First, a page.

If I learned anything in 35 years of wearing a badge and making decisions that impact others' lives it is that I should get as much information as possible before making a decision, or, in my case, shooting off my mouth.
As a columnist, in the past few years I’ve had to backtrack and let the readers know I made decisions too hastily on some matters.
This time, it’s different. I’m trying to bring the complete story to other journalists, reporters, and letter writers who jumped the gun before knowing all the facts. The situation involves Judge Patricia Cookson from the El Cajon Court, along with convicted killer Danne Desbrow, and the family of Desbrow’s murder victim, Kevin Santos.
A jury found Desbrow guilty of murder. In September, Judge Cookson sentenced him to 53 years in prison, the most she could. The judge was roundly criticized for performing a marriage ceremony for Desbrow and the mother of his child in the courtroom at the conclusion of the sentencing.
People went nuts. Santos’s family obtained the services of a victim advocate attorney from Washington D.C. The family wants to file a judicial misconduct complaint against Judge Cookson and figured they had to get someone from out of state.
Judge Cookson was also criticized for letting the marriage participants eat a piece of cake she had baked. Take heart, folks; that is only part of the story. What the populace doesn’t know is that Desbrow is a bad news inmate. He fought with everyone and had to wear a “shock belt” because he would go after fellow inmates and jail deputies alike. He was nasty.
During the trial, Judge Cookson afforded him a modicum of respect. Believe it or not, it worked. Desbrow reacted to the civility by being a decent inmate and defendant. Because she was polite to him and let them remove the belt, he behaved himself. If you treat a person like an animal that person will likely act like an animal. Cookson’s efforts were repaid by decent behavior on Desbrow’s part.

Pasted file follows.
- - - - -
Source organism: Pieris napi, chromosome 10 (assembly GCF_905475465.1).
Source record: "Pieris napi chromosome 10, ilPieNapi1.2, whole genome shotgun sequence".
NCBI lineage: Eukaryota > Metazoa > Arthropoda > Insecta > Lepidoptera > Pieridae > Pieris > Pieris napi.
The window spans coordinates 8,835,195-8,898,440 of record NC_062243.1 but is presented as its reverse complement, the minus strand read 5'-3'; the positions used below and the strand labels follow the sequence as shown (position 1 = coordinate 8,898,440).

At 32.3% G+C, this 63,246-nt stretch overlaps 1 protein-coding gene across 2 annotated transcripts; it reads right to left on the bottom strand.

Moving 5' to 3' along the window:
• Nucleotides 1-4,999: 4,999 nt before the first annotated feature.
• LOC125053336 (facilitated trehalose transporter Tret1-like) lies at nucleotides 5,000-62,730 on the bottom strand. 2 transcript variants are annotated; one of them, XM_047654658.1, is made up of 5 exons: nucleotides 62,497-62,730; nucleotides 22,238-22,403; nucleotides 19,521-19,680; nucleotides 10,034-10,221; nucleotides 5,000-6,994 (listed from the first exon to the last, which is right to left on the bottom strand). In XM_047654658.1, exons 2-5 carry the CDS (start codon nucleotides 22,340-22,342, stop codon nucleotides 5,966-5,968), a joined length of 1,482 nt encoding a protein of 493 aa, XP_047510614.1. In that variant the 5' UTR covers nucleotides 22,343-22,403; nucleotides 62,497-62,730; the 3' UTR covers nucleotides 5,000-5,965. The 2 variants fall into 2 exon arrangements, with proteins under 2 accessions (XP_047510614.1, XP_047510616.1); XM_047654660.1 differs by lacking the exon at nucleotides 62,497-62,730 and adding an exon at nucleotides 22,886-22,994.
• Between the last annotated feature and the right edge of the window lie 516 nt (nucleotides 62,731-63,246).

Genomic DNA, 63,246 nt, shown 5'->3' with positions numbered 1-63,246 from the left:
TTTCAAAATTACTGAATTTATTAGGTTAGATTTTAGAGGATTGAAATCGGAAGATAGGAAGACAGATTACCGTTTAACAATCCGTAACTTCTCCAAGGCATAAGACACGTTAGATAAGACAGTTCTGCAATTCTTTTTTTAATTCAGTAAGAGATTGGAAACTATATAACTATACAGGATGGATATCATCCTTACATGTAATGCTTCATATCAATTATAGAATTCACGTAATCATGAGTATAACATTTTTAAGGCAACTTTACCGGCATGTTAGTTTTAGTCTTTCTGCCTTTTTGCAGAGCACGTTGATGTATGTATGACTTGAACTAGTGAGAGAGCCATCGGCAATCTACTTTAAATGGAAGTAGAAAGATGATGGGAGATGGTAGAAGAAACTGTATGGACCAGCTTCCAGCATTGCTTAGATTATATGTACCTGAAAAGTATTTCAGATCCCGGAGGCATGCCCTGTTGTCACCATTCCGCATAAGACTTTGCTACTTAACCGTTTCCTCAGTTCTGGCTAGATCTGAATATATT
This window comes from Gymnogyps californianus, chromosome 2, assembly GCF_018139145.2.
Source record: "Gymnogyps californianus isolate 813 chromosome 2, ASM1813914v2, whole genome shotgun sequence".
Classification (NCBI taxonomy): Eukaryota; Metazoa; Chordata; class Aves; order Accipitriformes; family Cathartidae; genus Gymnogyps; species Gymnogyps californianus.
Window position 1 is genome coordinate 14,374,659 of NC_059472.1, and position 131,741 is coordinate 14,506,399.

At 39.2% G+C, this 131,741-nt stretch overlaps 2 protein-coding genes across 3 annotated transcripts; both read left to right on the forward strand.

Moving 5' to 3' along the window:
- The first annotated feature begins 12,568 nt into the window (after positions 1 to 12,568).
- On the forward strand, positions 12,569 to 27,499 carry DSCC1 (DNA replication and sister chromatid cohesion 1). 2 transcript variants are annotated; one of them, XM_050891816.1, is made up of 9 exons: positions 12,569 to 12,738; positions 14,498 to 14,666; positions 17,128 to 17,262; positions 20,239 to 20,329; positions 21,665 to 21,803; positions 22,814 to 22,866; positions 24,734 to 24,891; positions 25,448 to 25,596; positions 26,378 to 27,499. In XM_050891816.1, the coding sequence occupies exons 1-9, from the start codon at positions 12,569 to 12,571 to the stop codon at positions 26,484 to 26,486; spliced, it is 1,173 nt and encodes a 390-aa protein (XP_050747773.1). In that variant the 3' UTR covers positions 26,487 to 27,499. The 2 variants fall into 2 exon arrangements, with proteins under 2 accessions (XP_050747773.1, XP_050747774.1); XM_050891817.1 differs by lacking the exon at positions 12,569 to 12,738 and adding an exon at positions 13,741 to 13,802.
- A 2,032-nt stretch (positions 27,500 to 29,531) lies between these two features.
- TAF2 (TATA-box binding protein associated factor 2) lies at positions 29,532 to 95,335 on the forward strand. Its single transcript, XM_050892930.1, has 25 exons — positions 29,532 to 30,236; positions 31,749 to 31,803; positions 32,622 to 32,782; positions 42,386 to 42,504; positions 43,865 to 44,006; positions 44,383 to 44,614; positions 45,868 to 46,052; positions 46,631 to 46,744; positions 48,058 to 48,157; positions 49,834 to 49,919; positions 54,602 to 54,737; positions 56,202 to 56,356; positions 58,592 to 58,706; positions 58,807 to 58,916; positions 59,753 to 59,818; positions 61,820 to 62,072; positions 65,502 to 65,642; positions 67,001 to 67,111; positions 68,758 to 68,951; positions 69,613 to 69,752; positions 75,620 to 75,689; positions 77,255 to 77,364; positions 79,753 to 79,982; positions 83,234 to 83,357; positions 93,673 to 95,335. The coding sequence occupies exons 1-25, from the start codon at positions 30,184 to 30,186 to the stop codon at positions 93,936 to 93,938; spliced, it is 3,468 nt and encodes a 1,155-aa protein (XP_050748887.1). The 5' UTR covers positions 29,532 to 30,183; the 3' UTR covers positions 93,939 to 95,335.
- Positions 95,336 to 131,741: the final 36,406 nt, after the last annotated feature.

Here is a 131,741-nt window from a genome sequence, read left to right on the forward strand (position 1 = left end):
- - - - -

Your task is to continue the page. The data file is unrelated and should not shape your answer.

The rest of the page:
Once a convict is in prison, marriage vows exchanged within the state slam are a tough thing to pull off. It can be done, but marriage behind bars isn’t easy. Some ask why marriage for a convict should be easy and I don’t have a ready answer. Because Desbrow hadn’t yet climbed on the prison bus, Judge Cookson opted to perform the ceremony in her courtroom with a minimum of difficulty, thus saving a lot of later difficulty.
Her Honor didn’t do the ceremony until after she had imposed a maximum sentence and cleared the courtroom. Sure, a bunch of deputies had to be there, but so what? Standing around is what courtroom deputies do best. If Desbrow would have acted up, he would have paid the price and he knew it.
As for the cake, this was yet another item blown out of proportion. Judge Cookson is an accomplished baker. She is constantly bringing in goodies for the court staff. She didn’t bake a cake specifically for the bride and groom. It was for everyone. The happy couple received a slice, and nothing more.
Had Desbrow been treated badly he undoubtedly would have continued to cause trouble for everyone, including the staff at whatever state penal institution he was sent.
I knew Judge Cookson when she was Patty Rogalski, a deputy district attorney of the finest kind. She was even-handed and fair. From my sources, she is the same as a judge.
Cut her some slack, for crying out loud. She probably saved the jail staff and the future prison staff a world of trouble just by being decent to this punk of a cold-blooded killer. It wasn’t as if she had given him a wink before sentencing.
She hammered him with the max, but then made life easier for everyone, not just him.
Basinski is a retired 35-year police officer.